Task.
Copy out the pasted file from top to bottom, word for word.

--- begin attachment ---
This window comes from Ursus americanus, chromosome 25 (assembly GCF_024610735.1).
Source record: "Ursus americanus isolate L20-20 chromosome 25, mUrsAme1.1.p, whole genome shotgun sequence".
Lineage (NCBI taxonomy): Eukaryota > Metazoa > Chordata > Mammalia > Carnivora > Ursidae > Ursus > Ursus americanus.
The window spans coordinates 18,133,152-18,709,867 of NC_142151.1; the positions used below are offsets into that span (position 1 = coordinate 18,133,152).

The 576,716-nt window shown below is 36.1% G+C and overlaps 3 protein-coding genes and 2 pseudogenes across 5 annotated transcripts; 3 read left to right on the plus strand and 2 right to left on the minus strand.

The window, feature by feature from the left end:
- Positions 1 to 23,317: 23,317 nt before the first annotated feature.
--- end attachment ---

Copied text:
This window comes from Ursus americanus, chromosome 25 (assembly GCF_024610735.1).
Source record: "Ursus americanus isolate L20-20 chromosome 25, mUrsAme1.1.p, whole genome shotgun sequence".
Lineage (NCBI taxonomy): Eukaryota > Metazoa > Chordata > Mammalia > Carnivora > Ursidae > Ursus > Ursus americanus.
The window spans coordinates 18,133,152-18,709,867 of NC_142151.1; the positions used below are offsets into that span (position 1 = coordinate 18,133,152).

The 576,716-nt window shown below is 36.1% G+C and overlaps 3 protein-coding genes and 2 pseudogenes across 5 annotated transcripts; 3 read left to right on the plus strand and 2 right to left on the minus strand.

The window, feature by feature from the left end:
- Positions 1 to 23,317: 23,317 nt before the first annotated feature.